You should also look into the Google Plus and Flickr groups that feature HDR photography. You will be able to learn everything there is to know about HDR photography by posting your finished images, learning from and engaging with others. Social media has become a great art distribution tool for everyone and it not only delivers beautiful images, but also a wealth of knowledge and learning experience along with it.



I really like the Nikon gear, not to say that Canon or other brands are not suited for HDR. I started with Nikon many years ago and just stayed with it. Recently though, I have been more and more interested in the Sony mirrorless system. I have been looking at the Sony a7R as a possible replacement, especially since it’s possible to use all my beloved Nikon lenses on the Sony cameras with a small adapter. The 36MP scares me a bit though. I am not sure how I could handle such huge files and the processing that comes with it. Just to remind you, the HDR processing requires 3 or more exposures. Sure you can get away with a single exposure HDR, but you will end up taking 3 or more images for the most part. Now, multiple images and each one at the 36 mega pixels, that will be something to overcome, I may even need to change my workflow to accommodate the extra space, memory and computer processing power requirement. So for now, I am still using the Nikon, but seriously considering switching to Sony mirrorless system in the near future.


Nikon D610

This is my 24.3MP FX-Format camera and is the workhorse full frame camera for the HDR imaging I do. It could be better, it could have more flexible bracketing options, for example. It can only do 3 images in an automatic setup using the timer control, but I can always switch to the manual control and take any number of exposures I need. You will actually find yourself taking the exposures manually because of the changing light conditions anyway. This is a more than enough camera for my HDR needs. I have taken many images, that you can see on this website, using this camera. I should add it’s an excellent choice for a second or even first body for event photography. Its very good low light performance combined with its great dynamic range capabilities can make it a good choice for most of your photography.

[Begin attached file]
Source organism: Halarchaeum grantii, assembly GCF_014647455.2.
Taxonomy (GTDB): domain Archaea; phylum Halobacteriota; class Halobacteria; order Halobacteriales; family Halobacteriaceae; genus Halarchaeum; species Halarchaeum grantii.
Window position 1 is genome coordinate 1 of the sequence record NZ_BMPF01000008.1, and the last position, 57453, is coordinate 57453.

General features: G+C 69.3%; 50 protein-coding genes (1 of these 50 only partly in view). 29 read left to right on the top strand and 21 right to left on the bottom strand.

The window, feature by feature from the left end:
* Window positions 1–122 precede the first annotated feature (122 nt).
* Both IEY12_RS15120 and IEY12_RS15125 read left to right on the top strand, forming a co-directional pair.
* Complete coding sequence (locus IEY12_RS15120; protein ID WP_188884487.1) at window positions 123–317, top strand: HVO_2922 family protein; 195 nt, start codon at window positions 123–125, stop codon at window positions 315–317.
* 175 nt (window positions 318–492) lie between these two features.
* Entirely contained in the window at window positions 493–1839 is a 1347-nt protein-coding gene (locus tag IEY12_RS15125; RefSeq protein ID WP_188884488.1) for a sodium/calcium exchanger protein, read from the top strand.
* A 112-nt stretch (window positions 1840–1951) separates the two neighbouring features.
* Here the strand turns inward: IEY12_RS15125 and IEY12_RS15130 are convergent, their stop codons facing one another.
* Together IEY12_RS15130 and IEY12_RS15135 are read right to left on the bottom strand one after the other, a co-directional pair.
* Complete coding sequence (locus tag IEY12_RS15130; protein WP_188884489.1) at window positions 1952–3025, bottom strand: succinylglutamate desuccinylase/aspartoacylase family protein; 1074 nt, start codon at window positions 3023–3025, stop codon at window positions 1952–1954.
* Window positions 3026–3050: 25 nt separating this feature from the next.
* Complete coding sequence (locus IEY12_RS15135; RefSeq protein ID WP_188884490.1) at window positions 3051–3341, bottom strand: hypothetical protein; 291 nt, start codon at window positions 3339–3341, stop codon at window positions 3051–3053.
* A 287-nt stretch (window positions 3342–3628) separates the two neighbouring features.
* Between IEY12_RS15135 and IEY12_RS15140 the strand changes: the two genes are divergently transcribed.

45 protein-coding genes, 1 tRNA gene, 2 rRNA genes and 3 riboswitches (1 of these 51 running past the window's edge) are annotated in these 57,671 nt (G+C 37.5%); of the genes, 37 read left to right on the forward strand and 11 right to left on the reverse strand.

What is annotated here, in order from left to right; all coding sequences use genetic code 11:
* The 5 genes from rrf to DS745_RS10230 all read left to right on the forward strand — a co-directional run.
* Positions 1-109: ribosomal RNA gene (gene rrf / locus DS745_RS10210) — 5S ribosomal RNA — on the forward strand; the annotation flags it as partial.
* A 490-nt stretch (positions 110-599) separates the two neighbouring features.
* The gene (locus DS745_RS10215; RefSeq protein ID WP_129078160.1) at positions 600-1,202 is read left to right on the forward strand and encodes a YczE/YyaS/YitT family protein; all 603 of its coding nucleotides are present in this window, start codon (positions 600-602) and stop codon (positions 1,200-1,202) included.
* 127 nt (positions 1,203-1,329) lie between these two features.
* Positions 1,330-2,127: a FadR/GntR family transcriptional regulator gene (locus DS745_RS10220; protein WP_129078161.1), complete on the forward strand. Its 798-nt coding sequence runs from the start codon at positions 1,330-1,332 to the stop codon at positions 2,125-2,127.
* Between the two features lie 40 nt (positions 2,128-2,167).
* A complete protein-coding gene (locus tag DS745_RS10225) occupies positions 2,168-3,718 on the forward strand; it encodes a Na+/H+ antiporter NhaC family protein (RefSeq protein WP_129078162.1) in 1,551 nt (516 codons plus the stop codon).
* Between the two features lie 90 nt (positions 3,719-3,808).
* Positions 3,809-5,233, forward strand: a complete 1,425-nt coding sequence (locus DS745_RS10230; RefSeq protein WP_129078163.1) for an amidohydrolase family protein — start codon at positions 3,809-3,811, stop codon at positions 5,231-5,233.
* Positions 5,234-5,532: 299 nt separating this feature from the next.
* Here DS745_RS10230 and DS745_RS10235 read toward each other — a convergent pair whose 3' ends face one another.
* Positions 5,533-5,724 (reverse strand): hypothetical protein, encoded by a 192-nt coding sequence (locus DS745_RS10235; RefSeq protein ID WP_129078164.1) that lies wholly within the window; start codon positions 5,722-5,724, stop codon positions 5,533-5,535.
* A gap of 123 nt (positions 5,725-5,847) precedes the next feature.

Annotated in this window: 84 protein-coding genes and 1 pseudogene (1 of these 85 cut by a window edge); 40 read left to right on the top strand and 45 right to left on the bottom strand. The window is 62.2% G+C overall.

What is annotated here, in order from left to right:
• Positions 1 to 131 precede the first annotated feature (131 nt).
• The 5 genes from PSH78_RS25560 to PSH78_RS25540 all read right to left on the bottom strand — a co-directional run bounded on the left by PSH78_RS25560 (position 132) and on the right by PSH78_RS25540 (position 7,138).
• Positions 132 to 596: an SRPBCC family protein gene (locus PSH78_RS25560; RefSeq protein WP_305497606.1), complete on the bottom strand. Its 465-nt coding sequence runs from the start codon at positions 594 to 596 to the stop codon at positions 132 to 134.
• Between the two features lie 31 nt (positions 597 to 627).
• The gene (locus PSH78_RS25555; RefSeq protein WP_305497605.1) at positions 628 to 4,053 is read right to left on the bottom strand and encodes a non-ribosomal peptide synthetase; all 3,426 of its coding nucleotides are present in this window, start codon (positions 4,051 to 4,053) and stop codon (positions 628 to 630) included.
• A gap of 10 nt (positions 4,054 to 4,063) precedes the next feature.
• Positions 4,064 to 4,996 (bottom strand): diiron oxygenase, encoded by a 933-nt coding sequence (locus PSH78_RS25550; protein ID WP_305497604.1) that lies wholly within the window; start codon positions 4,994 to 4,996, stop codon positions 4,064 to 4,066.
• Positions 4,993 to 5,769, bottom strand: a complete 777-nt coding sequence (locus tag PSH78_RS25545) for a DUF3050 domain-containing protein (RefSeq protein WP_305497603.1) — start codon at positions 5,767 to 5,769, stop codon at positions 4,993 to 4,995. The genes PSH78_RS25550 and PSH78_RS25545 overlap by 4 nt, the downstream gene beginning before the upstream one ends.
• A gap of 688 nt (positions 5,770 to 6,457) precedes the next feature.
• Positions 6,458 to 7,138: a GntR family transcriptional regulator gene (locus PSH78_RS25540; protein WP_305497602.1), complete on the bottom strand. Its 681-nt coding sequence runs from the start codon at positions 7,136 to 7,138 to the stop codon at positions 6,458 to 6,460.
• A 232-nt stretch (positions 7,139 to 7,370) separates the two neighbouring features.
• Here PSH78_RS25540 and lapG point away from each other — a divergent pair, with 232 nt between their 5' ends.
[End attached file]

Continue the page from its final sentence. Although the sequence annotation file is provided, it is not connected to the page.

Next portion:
Nikon D7100

I must say this is an awesome 24.1MP DX-format camera. I just love this body; it’s very flexible, with a 51 point focusing system that is super fast. The battery life is also unbelievable; I can take hundreds of images on a single charge. I really can’t say enough good things about this camera. Of course the 51 points do not really do much for the HDR style of photography, but it’s there when you need it and it does feel a world better than the D610 focusing system.



Even though I only list Nikon lenses here, you can find very close equivalent lenses from other brands. Many of my images were taken at 16mm and turned out just fine.

Nikkor 14-24mm f/2.8G ED AF-S Wide Angle Zoom Lens

This is my favorite lens and the one I use the most for all my landscape and architectural HDR photography. I can almost say that I am addicted to this lens. The wide angle of view gives you such an interesting and unique perspective that once you try it, you will want to use nothing but this lens. It is a bit pricey, so be sure this is really what you want before you invest in this lens. Better yet, rent this lens for a few days from a rental place such as www.borrowlenses.com/ and take it for a test drive. I can almost guarantee you will enjoy it.

Here are some sample images to demonstrate the Nikkor 14-24mm lens.

© 2014 Daniel Hofman © 2014 Daniel Hofman © 2014 Daniel Hofman

Nikkor 24-70mm f/2.8G ED AF-S Wide Angle Zoom Lens